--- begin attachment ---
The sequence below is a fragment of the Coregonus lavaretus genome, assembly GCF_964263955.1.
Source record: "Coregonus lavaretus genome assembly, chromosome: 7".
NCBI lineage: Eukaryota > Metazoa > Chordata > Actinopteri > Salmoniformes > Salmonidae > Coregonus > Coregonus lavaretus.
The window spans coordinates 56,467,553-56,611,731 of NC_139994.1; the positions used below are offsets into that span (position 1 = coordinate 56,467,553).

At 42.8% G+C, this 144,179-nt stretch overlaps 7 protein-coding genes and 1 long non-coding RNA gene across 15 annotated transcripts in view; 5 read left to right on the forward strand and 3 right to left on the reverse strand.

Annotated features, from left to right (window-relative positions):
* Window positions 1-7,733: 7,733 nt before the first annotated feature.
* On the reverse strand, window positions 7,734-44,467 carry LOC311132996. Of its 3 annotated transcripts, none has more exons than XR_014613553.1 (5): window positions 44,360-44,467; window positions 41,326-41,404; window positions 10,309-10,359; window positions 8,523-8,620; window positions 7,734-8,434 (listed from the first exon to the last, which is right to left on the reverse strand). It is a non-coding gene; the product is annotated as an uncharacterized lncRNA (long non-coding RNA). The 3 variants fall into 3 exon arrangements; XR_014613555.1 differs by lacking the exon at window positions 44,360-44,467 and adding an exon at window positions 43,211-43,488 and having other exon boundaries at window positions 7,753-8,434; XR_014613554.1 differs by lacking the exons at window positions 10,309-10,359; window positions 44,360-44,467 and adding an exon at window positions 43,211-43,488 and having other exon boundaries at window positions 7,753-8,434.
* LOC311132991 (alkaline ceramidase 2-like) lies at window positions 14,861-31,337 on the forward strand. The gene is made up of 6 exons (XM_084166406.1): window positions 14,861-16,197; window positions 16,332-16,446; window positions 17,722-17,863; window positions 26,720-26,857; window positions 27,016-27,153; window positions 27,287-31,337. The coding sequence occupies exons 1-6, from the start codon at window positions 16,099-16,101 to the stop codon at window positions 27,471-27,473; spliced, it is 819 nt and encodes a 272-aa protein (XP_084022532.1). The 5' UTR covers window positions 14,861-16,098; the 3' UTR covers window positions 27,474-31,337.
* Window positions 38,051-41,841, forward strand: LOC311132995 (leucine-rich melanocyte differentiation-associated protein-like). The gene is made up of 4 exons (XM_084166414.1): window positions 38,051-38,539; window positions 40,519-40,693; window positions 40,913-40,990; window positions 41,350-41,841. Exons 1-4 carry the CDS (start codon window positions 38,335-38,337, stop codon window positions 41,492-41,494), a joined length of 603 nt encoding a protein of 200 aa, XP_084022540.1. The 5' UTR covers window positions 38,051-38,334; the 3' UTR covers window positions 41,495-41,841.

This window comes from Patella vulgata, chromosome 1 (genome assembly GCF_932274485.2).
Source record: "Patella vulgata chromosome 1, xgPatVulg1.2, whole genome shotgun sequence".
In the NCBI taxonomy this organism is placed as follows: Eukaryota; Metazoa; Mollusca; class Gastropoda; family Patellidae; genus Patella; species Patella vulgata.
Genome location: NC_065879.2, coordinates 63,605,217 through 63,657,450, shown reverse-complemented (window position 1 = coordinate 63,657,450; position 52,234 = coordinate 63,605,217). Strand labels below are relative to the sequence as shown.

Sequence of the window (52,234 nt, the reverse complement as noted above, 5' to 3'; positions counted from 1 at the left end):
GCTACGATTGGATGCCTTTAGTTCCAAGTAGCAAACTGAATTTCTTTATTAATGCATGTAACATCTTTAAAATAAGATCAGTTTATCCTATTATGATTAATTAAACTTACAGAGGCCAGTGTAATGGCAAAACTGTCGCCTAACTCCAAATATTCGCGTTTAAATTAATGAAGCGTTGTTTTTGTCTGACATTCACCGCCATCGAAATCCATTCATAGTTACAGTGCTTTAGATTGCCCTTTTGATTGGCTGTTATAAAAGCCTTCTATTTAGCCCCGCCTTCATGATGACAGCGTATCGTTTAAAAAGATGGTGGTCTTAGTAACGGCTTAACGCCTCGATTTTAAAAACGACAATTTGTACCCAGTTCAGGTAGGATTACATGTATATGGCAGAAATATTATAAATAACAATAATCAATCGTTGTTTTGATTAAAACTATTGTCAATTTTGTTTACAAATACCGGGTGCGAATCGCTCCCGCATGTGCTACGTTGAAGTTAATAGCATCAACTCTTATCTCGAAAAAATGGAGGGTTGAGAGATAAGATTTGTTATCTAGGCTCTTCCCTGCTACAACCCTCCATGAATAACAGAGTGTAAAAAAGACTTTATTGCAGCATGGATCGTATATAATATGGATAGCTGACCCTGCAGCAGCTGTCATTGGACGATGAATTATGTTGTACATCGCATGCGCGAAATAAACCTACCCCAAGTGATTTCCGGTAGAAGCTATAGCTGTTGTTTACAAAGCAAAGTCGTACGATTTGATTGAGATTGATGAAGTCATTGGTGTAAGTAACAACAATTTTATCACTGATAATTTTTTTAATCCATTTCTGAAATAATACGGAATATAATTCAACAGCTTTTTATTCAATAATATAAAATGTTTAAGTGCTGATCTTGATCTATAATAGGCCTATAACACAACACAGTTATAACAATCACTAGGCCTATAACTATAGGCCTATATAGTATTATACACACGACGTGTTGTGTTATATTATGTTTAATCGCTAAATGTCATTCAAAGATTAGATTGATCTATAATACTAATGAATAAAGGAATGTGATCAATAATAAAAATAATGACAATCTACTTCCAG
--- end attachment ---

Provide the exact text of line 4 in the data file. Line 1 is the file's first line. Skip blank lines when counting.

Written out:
The window spans coordinates 56,467,553-56,611,731 of NC_139994.1; the positions used below are offsets into that span (position 1 = coordinate 56,467,553).